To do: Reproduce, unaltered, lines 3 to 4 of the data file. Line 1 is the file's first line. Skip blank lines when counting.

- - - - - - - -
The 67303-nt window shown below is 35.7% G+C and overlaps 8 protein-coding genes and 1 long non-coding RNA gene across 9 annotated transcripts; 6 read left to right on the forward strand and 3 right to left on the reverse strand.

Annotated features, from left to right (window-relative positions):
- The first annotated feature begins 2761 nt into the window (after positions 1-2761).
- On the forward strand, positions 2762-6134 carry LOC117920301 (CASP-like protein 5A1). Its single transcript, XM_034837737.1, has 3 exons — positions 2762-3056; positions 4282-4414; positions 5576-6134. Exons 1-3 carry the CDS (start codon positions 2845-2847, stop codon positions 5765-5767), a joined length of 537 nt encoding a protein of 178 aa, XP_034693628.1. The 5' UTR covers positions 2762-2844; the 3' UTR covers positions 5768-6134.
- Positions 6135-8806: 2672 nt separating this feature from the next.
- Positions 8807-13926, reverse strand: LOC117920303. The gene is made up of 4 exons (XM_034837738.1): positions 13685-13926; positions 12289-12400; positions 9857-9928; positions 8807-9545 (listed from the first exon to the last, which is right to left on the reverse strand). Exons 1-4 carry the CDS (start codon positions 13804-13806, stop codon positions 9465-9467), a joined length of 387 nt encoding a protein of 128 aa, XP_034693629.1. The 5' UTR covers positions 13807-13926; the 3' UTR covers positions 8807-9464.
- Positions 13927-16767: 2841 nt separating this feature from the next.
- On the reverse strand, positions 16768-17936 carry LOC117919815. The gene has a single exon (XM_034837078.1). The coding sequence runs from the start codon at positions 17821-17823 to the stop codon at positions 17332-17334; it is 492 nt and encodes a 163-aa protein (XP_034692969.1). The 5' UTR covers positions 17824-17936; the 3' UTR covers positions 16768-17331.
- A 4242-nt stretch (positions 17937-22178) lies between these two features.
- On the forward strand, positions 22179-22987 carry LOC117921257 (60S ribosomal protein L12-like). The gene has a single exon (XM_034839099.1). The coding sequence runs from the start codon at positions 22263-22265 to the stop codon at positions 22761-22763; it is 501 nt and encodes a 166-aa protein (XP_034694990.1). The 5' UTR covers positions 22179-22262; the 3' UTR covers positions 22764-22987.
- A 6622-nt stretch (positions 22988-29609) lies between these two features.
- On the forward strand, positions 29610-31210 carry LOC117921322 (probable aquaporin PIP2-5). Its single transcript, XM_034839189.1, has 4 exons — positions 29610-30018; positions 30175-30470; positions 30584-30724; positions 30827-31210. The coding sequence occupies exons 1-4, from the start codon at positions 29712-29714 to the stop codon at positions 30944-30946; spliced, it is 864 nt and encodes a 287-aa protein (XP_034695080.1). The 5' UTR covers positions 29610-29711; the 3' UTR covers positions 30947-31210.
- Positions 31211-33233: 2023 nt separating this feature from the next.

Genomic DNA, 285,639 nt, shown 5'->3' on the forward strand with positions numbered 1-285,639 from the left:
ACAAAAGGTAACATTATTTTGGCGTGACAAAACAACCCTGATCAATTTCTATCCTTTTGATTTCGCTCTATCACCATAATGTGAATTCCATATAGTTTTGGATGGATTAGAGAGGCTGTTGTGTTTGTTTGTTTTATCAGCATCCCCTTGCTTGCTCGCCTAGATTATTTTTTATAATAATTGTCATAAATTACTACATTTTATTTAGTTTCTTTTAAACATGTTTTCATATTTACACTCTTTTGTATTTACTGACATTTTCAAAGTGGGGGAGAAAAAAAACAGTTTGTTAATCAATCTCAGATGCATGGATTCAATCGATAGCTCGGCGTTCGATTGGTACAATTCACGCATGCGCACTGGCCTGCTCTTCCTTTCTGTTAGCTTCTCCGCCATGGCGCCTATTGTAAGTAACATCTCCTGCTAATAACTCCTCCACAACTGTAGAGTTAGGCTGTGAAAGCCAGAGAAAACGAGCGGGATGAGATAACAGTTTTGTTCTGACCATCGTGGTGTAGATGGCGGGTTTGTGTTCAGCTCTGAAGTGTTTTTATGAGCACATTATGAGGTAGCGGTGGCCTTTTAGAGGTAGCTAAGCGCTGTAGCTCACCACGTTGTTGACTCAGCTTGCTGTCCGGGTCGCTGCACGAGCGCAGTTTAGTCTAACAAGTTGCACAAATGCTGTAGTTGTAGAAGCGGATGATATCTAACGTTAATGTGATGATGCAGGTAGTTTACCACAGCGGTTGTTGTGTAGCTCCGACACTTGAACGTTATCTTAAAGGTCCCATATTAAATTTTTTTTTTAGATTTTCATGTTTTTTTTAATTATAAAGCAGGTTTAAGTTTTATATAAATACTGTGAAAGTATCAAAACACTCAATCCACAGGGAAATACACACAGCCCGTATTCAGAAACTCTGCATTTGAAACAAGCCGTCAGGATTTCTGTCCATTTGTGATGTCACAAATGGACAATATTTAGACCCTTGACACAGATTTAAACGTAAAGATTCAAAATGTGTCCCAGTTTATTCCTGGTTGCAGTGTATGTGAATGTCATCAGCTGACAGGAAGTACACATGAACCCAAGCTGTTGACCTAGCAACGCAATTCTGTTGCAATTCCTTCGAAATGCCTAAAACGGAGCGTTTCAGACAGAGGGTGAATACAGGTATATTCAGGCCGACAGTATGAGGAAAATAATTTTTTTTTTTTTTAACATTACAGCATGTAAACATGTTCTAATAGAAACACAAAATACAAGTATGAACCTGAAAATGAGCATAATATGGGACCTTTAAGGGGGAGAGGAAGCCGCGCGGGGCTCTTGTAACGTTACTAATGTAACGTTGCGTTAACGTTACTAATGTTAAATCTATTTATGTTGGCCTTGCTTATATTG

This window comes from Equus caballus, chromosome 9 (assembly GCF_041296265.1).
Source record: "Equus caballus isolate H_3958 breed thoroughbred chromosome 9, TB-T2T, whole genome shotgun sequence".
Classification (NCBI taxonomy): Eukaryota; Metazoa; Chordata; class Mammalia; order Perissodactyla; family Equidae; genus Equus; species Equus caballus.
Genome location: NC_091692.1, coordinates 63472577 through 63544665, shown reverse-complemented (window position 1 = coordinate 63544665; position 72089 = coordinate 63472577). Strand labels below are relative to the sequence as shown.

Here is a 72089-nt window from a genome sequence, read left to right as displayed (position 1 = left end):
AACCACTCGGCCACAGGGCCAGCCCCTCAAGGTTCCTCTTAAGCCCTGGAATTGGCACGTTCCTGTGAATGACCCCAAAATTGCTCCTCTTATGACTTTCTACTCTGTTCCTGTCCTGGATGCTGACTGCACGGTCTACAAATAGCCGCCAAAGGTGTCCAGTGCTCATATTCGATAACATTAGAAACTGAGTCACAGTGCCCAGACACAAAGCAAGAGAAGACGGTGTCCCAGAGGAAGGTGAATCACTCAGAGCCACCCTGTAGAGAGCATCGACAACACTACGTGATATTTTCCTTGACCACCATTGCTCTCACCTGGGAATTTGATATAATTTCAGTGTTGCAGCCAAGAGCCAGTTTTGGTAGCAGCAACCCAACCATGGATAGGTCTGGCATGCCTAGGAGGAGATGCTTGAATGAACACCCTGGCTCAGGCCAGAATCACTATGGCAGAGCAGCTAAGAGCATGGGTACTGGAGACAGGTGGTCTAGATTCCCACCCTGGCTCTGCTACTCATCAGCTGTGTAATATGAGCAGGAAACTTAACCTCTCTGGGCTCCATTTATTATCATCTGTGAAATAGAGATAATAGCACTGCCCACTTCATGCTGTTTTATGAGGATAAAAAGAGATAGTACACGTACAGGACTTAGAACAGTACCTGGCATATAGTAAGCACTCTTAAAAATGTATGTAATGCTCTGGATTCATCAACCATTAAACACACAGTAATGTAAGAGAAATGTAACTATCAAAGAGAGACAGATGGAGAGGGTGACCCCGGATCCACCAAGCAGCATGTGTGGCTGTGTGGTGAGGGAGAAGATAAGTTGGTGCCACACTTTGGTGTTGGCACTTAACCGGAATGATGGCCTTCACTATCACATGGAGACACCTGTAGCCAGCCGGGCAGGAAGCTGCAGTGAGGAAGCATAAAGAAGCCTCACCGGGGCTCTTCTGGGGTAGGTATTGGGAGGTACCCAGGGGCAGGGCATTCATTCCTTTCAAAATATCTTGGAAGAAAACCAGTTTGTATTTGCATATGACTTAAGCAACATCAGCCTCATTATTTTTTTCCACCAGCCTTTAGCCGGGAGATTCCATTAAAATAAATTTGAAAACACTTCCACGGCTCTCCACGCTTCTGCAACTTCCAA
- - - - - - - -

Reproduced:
- The first annotated feature begins 2761 nt into the window (after positions 1-2761).
- On the forward strand, positions 2762-6134 carry LOC117920301 (CASP-like protein 5A1). Its single transcript, XM_034837737.1, has 3 exons — positions 2762-3056; positions 4282-4414; positions 5576-6134. Exons 1-3 carry the CDS (start codon positions 2845-2847, stop codon positions 5765-5767), a joined length of 537 nt encoding a protein of 178 aa, XP_034693628.1. The 5' UTR covers positions 2762-2844; the 3' UTR covers positions 5768-6134.